Her investigating career begins by accident when she is been invited to lunch at an old friend's house only to discover upon arrival the husband of the house has died under mysterious circumstances. In the process of uncovering the culprit she has time for a fling with an expatriate Russian dancer, expose an illegal abortion ring and a drug kingpin. Flushed with her success she decided to go into business as a private detective.
The first episode also introduces us to the other regular characters in the series. She takes on one of the maids from the household of the murder victim as a lady's companion. Dorothy "Dot" Williams (Ashleigh Cummings) is a rather naive and sheltered young woman who has had a very strict Catholic upbringing. While she's uncertain how some of her new employer's behaviour will go over with her priest, she's also slightly in awe of her and her freedom. Over the course of the series we watch as Dot loses some of her naivety and discovers her own strengths and courage.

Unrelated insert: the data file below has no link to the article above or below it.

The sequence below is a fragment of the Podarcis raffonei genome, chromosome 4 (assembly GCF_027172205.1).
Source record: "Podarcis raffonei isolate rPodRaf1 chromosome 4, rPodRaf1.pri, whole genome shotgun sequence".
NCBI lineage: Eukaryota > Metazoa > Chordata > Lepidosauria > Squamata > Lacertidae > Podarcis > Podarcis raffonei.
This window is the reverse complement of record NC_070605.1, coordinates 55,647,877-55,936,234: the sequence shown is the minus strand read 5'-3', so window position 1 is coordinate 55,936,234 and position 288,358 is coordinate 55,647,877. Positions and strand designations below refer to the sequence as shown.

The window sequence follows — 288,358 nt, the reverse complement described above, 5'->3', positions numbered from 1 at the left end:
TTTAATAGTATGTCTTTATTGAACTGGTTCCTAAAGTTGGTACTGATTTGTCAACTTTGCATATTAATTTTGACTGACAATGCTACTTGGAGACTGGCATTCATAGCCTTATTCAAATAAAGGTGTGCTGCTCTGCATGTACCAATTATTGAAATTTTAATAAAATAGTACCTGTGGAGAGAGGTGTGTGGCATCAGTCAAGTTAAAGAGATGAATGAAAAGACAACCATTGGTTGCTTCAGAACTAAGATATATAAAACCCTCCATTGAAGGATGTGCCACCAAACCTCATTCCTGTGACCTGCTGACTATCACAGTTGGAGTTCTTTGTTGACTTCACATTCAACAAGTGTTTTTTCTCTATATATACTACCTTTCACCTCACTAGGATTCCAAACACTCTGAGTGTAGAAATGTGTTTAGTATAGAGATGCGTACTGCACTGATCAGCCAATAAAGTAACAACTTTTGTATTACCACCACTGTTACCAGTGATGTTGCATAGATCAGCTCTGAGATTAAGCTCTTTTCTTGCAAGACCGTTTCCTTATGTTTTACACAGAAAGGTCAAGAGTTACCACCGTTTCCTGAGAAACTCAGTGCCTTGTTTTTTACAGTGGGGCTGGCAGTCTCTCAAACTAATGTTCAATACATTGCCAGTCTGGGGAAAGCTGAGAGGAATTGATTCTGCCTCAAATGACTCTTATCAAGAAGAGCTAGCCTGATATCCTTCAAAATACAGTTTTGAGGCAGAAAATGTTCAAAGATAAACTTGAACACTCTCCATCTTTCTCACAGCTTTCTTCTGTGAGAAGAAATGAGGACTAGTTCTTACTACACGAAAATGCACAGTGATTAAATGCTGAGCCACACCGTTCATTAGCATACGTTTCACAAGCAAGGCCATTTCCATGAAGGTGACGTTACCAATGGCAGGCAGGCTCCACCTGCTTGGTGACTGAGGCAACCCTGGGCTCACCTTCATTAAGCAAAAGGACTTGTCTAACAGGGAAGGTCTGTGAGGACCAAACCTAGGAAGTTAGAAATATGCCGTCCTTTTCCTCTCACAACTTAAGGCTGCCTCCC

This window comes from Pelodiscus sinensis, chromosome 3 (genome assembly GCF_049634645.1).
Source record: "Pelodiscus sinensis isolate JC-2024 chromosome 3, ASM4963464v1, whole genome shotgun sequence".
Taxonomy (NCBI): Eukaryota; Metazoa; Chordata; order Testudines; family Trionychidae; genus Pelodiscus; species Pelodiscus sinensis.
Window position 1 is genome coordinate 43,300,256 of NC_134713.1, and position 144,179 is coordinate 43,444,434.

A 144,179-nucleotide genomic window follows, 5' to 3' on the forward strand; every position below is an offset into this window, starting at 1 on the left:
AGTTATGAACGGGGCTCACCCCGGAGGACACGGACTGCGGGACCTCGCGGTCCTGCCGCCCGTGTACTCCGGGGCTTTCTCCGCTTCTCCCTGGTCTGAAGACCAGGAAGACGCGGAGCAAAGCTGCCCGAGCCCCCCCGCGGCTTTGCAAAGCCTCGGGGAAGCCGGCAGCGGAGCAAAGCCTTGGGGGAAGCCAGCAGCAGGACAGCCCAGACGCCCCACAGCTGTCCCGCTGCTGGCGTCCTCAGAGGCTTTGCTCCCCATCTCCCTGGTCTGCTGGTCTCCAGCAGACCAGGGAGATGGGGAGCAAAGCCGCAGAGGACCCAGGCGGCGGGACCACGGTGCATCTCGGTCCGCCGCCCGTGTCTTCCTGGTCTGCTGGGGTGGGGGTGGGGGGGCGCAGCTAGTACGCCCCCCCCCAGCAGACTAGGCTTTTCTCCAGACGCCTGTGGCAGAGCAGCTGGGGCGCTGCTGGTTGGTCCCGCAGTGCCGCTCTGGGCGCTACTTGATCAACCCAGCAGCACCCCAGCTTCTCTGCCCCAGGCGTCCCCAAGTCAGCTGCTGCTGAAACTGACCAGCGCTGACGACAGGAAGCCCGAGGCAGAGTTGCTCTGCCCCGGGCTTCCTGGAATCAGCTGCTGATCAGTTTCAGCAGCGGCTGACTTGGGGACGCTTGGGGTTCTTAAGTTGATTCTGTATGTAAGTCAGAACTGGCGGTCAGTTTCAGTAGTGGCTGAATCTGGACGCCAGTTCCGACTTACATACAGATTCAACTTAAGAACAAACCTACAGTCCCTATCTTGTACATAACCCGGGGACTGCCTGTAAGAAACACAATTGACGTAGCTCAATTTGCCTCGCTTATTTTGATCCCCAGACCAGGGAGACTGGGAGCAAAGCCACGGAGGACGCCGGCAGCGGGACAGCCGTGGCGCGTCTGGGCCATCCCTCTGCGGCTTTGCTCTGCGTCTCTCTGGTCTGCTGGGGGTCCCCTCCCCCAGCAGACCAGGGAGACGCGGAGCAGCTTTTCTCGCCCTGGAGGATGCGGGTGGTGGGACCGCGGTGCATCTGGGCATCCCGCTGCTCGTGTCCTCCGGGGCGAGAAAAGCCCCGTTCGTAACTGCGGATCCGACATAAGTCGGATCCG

The other two main characters are members of Sydney's finest. Inspector Jack Robinson ( Nathan Page) and Constable Hugh Collins (Hugo Johnstone-Burt). Initially Robinson treats Miss Fisher with the condescension one might expect from an experienced police officer confronted with what he considers a socialite out looking for thrills. However, he soon grows to both respect and admire her, both for her skills as a detective and as a person. It still doesn't prevent him from becoming frustrated and annoyed by her, but he does treat her like an equal and learns to trust her.